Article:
9. Use a bow stand

Hunting from the ground means minimal movement. It is imperative to keep your compound bow upright and ready. The best way to do this is to use a foldable, lightweight, and discreet bow stand.

10. Prepare for more shots

When I hunt from a tree, I prefer shots from 10 to 20 meters. When hunting on the ground, it is best to back them up to 25 to 35 or even 40. At these distances it is much easier to back up.

11. Consider carrying a crossbow

Archery hunting from the ground is no easy task. (Photo Realtree Media)

I shot deer from the ground with a compound bow and no blind, but it’s difficult. It is much easier with a crossbow. When and where regulations permit, consider making a horizontal arch instead.

12. Deploy a blind stake

The smallest synthetic awning a hunter can use is a roll-up or fold-up picket shade. It provides 1 to 3 foot coverage, which is generally perfect for bow hunting from the ground. Combine that with natural blanket and you are good to go.

13. Build permanent blinds

The construction of permanent raised blinds is becoming very popular on private lands. This not only elevates the hunter for better visibility for the hunter, but also lowers the chances of being seen, smelled or heard by deer. Of course, these can be built or bought.

14. Buy a hub type awning

Smaller popups are very difficult to bow hunt because their width is usually not wide enough to allow bow hunters to comfortably shoot at full power. That said, the larger hub style shades are great for bow hunters who want to stay at ground level. These also help reduce the chances that the deer will see, smell or hear you. But don’t forget that it is best to brush them well before the season opens.

15. Use natural blinds

You don’t need to build a blind to use one. Rocks, brush piles, cedars, single-trunk trees, split-trunk trees, stream banks, ditches, edges of cultivated fields, tufts and edges of grass, rolls of hay , stone walls and other items serve the same purpose.

16. Having distractions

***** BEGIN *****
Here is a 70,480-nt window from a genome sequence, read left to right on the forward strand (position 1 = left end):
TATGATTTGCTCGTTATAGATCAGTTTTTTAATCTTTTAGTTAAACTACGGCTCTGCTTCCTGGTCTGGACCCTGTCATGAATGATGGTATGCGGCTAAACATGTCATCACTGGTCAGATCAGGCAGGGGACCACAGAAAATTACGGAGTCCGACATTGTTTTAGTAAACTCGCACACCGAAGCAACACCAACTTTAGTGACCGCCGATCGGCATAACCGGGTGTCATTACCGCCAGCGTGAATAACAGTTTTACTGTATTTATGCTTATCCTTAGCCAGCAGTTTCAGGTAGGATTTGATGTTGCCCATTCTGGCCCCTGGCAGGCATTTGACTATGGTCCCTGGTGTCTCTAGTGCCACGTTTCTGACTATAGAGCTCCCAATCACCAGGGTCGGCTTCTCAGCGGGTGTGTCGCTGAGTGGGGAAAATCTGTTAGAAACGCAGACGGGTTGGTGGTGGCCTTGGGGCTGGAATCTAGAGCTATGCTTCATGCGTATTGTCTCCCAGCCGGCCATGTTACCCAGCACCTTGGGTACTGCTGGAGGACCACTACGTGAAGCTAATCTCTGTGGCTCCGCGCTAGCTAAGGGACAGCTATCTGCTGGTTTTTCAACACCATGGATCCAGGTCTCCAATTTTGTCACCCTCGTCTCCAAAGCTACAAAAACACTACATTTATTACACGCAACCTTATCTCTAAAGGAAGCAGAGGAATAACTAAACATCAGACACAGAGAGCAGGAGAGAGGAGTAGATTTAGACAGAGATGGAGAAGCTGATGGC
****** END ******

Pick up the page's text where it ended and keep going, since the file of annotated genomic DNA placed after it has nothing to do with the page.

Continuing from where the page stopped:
Retrieving a deer you’ve tagged at eye level is a surreal moment. (Creative photo Honeycutt)

Archery hunters need a distraction to get to full draw. In view of this, there are a few things they can do to get the attention of a deer. Where legal, scent lozenges can distract deer just long enough to back away. Fake scratches, horizontal scuff poles, decoys and other things work too. When they do, you’ll have the whole story!

17. Be extra still

Whether for blind hunting or not, staying still is a must. Deer see very well and perceive the most subtle movements. The only remedy for this is to not move when you can see your eyes. Move when his head is behind a shelter, when he is looking directly into the distance, or when he is distracted.

18. Try Still Hunting

Slowly and carefully easing travel routes, staging areas, and even sleeping areas is a great way to come across a deer on the ground. It is an art, however, and you have to learn patience. Cover the ground very slowly. Stay still for long periods and glass. Be meticulous.

19. Learn to walk the fox

The Native Americans had an excellent method of walking silently in the woods. Technically, it was and still is a form of stalking. It requires very careful and deliberate movement, and certainly requires stealth abilities. To begin with, the hunter moves slowly and takes steps when the game is not looking. Then, taking a step, they land on the outside of the sole of the foot. Then they roll towards the inside of the sole of the foot. If no noisy object is felt, lower the heel and toes and slowly transfer the body weight to that foot. Wearing moccasins makes this much easier. While this technique was used by most tribes, the Chippewa were known to be its masters. Try it on your next hunt.

20. Put a spot and track down

Finally, if you see a deer able to stalk, do so. Wear moccasins or take off your boots and put on socks. Get the wind in your favor and slowly reduce the distance.

All things considered, killing deer from the ground is no easy task. But it’s not impossible, and there are certainly things hunters can do to increase the odds of success. Try it this season and good luck.